"Four times ten is forty, Four times eleven is forty-four, Four times twelve is forty-seven?" my voice gradually decreasing in volume as I got to the dreaded twelves.
"Jacqueline Ann! Have you been studying your times tables?" my dad asked.
I knew I was in trouble when my first AND middle name was used.
It was second grade and Mrs. Di Bonaventure had made it explicitly clear that we were to know our times table. By know, she meant memorize. By memorize she meant that those times tables were to be part of us, inside, outside, upside down part of us. Me & multiplication should have been best friends forever, however I had some problem getting some of the facts into my long term memory.
It was Catholic school which meant a lot of the nifty things happening in education had failed to penetrate the walls of St. Ann's school. In my classroom, there was memorization, drill books, reading groups, seat work, and exams. Handmade flash cards from index cards was the most progressive thing I can remember doing. Of course, they were only in pencil or crayon, because pens and markers were not permitted until fourth grade.
With my large pile of flash cards in hand, I practiced those tables. My little fingers flipped those cards until they became dog eared and worn. I carried them every where I went and had every adult and older kid I knew quiz me.
I lived multiplication!
Okay, so maybe I exaggerated a bit here. I did not study nearly as much as I should, but in my defense, I was only seven! There were so many things more interesting then flash cards. There was music, and Nickelodeon, and playing outside with my sister and neighbors. Flash cards were a waste and I quietly resigned myself to a lifetime of never learning the twelves times tables (and some of the eight and nine too).
My dad, however had other plans.
He walked past carrying the tape recorder and a blank tape with a smug grin on his face.
"Hi dad". I said. "What are you doing?"
"Don't worry about that!" he said, as he walked away. "I'll have a surprise for you soon enough."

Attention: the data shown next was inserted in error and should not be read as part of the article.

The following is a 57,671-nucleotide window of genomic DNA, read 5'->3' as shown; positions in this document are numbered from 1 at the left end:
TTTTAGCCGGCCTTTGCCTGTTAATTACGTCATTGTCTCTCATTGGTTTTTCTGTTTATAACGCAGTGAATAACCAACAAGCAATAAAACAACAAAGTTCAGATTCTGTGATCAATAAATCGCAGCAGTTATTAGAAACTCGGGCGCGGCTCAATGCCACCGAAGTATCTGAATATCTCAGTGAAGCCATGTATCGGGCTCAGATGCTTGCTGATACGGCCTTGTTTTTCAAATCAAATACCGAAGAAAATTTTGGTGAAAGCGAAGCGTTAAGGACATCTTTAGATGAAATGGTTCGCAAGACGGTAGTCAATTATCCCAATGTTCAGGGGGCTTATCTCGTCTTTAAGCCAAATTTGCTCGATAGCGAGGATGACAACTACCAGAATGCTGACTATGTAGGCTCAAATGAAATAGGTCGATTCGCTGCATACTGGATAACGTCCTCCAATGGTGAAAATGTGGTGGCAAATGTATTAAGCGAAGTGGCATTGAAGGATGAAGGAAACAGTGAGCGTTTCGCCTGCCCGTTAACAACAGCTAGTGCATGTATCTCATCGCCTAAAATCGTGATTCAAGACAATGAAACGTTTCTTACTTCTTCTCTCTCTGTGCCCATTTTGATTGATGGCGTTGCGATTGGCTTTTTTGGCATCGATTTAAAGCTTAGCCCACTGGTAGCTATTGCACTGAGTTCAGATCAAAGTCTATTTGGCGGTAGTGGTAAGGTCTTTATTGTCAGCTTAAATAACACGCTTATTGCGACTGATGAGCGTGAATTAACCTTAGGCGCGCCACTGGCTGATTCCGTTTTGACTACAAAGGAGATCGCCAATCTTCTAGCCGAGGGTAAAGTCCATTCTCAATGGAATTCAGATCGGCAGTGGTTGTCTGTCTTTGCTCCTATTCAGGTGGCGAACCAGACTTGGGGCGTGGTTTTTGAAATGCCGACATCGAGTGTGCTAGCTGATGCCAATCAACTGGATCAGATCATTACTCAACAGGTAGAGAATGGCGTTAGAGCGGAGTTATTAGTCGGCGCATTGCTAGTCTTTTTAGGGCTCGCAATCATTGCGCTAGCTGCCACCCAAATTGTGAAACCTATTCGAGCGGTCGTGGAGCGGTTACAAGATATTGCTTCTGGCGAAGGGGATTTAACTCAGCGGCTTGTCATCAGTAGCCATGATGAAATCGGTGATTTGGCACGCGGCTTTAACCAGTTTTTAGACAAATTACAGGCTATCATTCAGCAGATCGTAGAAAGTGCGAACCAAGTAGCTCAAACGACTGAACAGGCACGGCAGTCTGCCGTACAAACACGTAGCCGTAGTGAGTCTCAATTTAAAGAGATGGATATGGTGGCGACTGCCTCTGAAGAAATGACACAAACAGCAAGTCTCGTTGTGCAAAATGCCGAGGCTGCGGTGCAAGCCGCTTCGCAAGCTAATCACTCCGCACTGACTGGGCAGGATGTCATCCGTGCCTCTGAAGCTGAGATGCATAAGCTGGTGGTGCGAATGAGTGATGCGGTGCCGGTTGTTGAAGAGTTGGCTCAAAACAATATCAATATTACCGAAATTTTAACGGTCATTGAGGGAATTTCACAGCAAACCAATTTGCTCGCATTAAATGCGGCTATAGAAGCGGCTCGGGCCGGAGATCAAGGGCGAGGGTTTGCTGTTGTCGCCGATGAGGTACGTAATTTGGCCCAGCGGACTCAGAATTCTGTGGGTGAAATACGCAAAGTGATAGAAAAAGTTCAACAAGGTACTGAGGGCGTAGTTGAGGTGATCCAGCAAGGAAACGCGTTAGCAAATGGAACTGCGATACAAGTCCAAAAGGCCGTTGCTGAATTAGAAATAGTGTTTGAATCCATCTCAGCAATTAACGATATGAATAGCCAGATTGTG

"Jacqueline Ann" he called, "I have something for you."
I ran into the living room expected a beautifully wrapped present. Seeing my dad sitting on the couch with his hand on the large sound system had me perplexed.
"Where is it daddy?" I asked.
"Sit down" he motioned to the couch as I sat next to him, my face still carrying a perplexing look.
"You always are able to learn those songs on the radio so quick, Jackie. I mean, it's like you hear it once and then you know it." he began. "Well, I figured that maybe if you heard your times tables on the radio like your music you'd be able to learn those too!". The look of pride gleamed on his face.
I was not buying it.
He pressed play and his voice began bellowing throughout our living room.
"One times one equals dramatic pause one, one times two equals dramatic pause two,..." and so it went.
Thinking back now I can remember the cadence of his voice. It wasn't my dad simply reciting the multiplication tables, it was reminiscent of spoken word poetry.It was something I know Mrs. Di Bonaventure would have frowned upon, but my dad knew me and in turn, knew how to help me. I listened to that tape a handful of times, and it did help me learn most of my times tables.
As an adult now, I will admit there are moments where I become stuck on a few of the twelves. I confess the voice that usually penetrates my brain as I think, isn't my own. It's my dad's! I hear him, in that syncopated rhythm reciting "nine times twelve is dramatic pause one hundred and eight, ten times twelve is dramatic pause one hundred twenty".
Now, twenty years later, I still remember.
RemembeRed: This week's memoir prompt asked you to dig deep to find what, from your childhood, you still know from heart.
I still remember all those rhymes you did while slapping hands with a friend, like Miss Mary Mack Mack Mack all dressed in black black black.
What do YOU remember?